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Ted Chen '83

Co-Founder of LifeSaver, an app that automatically detects driving and blocks cell phone use without additional hardware to combat distracted driving.
What inspired you to create your app?
Five years ago I decided to do my own thing and it resulted in starting this app in Silicon Valley. I am not an engineer but I like the tech culture and Silicon Valley has a unique nature to it which I have enjoyed.

We decided if we were going to do this we didn’t want a small niche issue where we had to convince people of the problem we were trying to solve.
My co-founder and I both have teenagers who were just about to start driving. Distracted driving has been officially named a “social epidemic”, and this was five years ago so the problem has only gotten worse since then. We could already see distracted driving as a problem before our own children even started driving so we wanted to solve this epidemic, not only for our own children but for everyone.

We started with a consumer solution to a major world issue, distracted driving, and we got a lot of traction and media attention right away; we have been covered by numerous news outlets and we are now the number 1 search result for distracted driving in the app store.

But what we found along the way is that there are unique aspects of this problem--people don’t like to pay for things and that people don’t want to be helped. So we realized that the solution to this problem is only as good as the person holding you accountable, if you don’t have accountability then it doesn’t work. The natural accountability relationship here is between the parent and child and more specifically the parent and teenager. This creates a very small window for opportunity, and looking from a pure business standpoint the accountability here will only last for a short amount of time.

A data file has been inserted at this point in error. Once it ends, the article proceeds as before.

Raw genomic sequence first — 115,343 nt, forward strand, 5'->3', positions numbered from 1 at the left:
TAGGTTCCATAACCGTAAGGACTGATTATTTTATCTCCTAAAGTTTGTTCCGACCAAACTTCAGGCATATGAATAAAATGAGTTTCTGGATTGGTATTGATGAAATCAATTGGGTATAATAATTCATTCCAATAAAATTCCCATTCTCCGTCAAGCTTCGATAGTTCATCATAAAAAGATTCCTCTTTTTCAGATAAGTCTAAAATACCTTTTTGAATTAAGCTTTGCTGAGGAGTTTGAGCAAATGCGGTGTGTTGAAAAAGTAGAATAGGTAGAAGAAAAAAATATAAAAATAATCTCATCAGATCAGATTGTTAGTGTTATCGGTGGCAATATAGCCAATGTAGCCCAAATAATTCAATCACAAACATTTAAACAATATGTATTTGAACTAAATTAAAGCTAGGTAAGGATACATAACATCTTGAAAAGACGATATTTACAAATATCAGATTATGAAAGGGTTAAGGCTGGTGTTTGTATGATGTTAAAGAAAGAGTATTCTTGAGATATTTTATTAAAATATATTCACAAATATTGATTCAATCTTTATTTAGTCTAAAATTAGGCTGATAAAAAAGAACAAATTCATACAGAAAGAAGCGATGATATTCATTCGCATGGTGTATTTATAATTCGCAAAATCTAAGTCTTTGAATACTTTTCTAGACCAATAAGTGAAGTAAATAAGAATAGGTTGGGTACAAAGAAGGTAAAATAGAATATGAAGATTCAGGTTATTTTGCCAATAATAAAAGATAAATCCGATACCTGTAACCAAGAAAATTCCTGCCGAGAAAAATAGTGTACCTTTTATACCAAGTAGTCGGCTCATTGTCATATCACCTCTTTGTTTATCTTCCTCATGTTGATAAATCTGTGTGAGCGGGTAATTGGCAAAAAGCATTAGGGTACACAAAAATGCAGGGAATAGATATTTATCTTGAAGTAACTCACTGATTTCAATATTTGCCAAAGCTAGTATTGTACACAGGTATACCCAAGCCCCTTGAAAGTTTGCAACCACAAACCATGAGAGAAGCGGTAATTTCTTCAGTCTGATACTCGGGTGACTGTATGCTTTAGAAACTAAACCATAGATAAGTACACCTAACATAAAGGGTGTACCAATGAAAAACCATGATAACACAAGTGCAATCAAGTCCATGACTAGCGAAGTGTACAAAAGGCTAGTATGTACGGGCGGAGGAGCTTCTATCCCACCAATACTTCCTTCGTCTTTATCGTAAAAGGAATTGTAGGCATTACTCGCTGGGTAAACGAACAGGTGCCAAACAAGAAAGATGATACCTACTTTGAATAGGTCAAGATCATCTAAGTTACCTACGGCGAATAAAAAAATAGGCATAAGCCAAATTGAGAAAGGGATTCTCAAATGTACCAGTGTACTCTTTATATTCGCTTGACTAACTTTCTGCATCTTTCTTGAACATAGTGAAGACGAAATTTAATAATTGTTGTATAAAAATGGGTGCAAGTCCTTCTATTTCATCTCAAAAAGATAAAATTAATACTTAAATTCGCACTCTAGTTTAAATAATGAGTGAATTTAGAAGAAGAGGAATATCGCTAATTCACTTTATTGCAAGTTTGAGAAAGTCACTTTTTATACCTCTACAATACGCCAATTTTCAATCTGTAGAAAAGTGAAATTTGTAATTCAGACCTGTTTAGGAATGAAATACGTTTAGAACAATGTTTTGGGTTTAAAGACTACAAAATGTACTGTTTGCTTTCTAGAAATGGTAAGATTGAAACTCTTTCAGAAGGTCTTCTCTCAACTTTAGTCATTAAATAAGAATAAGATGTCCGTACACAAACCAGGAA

Soon after, service technician companies started calling us as well, we were getting about five calls a day. These companies assume a lot of liability for having their employees drive around all day in company vans while using company phones. One small accident causes insurance rates to skyrocket, let alone the potential for any major accident taking place. The accountability here, the employer and employee contract, though is where we were able to find a more sustainable market.

What have you found to be the most challenging aspect of creating and marketing the app?
I think the most challenging aspect of creating and marketing the app has been distribution, scale and awareness, and the dynamic of accountability that needs to exist naturally. We are in a perfect storm, this problem is not going away anytime soon and we are seeing the demand come to us which is unique.

We are seeing lots of partnerships mainly from insurance companies where they are buying the product, this makes distribution much more efficient for us. Since the dynamic of accountability needs to exist naturally we found that the enterprise market was better for us more so than the consumer market.

What piece of advice would you give to those trying to create and market their own app?
It is extremely difficult to monetize and it is hard to catch fire unless you get the right idea. We discovered that enterprise was the best channel for us, you just have to find the right fit for what you are trying to accomplish or the problem you are trying to solve.

What do you love most about being a part of the SSSAS community?
I don’t know many people who can say that they keep in touch with their friends from high school. I can say that. While it is not on a daily basis, I certainly touch base with my high school friends at least quarterly and I really don’t see that with many of my peers who attended other high schools. My time at St. Stephen’s was really special and I absolutely loved it. I am really looking forward to my 35th reunion this fall!

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Age 3-Grade 12 coed Episcopal day school in Alexandria, Virginia

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